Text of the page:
season. Additional volunteers have been identified through attendees
at the Shipler event, the United Way of the Capital Area Tocqueville
Society and local organizations.
The event launch was presented by a
partnership of the Jewish Community Relations Council of the Jewish
Federation of Greater Hartford, Jewish Family Services of Greater
Hartford, Saint Joseph College and United Way of the Capital Area
with the generous support of St. Paul Travelers.
Budget coaching is a United Way funded
program of the Hartford Asset Building Collaborative.
Other organizations that have
contributed to the Working Families Initiative include Human
Resources Agency of New Britain, Inc., Office of the Connecticut
State Treasurer, United Way 2-1-1, United Way of the Capital Area
Tocqueville Society Advisory Council and the YWCA of the Hartford
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Ensuring children are successful
and Boys Town Well-managed classroom
Since 2001, United Way of the Capital Area (UWCA) has partnered with Hartford
Public Schools, the Hartford
Federation of Teachers and Girls and Boys Town to introduce and implement
the Girls and Boys Town
Well-Managed Classroom (WMC) model in selected Hartford public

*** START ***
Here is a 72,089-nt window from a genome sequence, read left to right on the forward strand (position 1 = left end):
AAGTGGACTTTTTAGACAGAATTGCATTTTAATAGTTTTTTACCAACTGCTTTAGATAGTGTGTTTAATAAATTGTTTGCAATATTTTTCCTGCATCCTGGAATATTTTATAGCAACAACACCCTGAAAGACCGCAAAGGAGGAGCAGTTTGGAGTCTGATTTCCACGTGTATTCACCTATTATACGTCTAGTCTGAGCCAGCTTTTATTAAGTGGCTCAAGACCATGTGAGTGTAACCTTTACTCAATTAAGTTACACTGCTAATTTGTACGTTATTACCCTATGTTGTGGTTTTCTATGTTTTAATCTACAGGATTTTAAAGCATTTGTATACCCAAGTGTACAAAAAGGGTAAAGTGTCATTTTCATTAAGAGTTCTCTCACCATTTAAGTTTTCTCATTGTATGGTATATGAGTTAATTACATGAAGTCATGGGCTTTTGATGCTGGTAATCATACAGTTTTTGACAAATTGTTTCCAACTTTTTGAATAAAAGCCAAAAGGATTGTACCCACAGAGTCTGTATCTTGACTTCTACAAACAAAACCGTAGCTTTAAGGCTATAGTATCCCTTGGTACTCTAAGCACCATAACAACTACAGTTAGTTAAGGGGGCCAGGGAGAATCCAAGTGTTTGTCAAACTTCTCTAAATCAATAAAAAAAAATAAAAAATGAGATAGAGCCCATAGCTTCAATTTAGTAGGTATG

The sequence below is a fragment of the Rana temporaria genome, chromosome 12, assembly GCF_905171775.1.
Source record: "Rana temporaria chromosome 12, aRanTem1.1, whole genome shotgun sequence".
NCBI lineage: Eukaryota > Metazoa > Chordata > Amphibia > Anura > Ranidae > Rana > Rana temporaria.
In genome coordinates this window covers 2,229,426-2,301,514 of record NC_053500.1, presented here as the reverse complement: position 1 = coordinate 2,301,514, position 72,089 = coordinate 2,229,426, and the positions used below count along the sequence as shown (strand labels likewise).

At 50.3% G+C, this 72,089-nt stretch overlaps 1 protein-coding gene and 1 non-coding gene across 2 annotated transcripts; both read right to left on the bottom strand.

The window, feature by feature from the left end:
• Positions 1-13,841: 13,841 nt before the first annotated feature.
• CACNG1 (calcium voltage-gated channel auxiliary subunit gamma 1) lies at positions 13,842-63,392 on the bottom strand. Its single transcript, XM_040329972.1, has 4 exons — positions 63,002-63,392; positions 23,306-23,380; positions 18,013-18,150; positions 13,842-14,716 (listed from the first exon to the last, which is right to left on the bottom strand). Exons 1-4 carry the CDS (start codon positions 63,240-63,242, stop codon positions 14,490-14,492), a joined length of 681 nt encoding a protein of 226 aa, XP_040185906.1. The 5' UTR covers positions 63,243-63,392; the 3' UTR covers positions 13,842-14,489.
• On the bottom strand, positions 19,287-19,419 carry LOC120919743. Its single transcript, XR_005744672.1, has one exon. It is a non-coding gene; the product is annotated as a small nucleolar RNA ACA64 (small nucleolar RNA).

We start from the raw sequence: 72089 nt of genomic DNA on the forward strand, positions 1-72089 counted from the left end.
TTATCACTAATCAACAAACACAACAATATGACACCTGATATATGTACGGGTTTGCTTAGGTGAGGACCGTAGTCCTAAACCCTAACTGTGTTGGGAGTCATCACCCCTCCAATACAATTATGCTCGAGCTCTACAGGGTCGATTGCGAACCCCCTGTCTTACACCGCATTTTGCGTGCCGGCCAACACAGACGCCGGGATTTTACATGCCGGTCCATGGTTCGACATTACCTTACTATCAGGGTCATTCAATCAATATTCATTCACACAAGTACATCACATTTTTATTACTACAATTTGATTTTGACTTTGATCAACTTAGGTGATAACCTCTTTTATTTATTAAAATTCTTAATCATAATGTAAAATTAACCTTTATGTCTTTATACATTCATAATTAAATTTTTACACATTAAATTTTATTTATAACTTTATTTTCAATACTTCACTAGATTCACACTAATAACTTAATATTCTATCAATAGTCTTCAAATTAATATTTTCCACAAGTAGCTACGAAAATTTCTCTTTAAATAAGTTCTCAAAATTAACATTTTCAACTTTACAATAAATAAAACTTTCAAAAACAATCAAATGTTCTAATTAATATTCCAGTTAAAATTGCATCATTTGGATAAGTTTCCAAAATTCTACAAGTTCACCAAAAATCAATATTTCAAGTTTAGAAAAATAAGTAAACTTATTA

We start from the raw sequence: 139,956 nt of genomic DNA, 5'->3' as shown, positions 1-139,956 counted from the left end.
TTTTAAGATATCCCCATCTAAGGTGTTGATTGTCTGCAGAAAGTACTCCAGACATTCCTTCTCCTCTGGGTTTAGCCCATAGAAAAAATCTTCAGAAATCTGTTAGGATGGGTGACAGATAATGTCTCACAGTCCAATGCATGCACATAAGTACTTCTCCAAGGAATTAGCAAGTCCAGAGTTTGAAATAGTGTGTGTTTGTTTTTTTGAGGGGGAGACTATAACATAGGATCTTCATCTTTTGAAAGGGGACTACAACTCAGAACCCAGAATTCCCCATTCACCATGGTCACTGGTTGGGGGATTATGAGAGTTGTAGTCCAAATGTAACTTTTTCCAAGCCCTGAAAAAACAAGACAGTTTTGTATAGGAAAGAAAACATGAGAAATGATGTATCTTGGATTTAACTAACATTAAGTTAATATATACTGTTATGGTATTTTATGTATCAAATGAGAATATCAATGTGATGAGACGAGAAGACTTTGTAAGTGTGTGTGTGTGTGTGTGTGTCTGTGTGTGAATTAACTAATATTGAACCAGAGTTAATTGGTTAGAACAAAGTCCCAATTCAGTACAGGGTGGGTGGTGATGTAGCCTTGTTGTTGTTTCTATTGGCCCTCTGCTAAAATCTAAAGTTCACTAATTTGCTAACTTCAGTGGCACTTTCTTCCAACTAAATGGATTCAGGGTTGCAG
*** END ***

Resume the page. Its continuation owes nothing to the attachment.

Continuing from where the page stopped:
The program is designed to help teachers create a positive learning
climate in their classrooms, so students will spend more time on
task, exhibit fewer disruptive behaviors and have fewer suspensions.
A study conducted at the end of the 2005-06 school year found that, in
classrooms where the model was consistently used, students were
on-task 97% of the time and their grade point averages were 1 to
2.5% higher than the mean for those evaluated.
Well-Managed Classroom model is in its third year of
implementation in New Britain at the Louis P.
Middle School. School administrators report a marked decrease in
office referrals and a higher degree of on-task time in the
In addition to
supporting classroom success, this initiative seeks to influence
parents by including the Village for Families and Children as a
partner. The Village has developed the Institute for Successful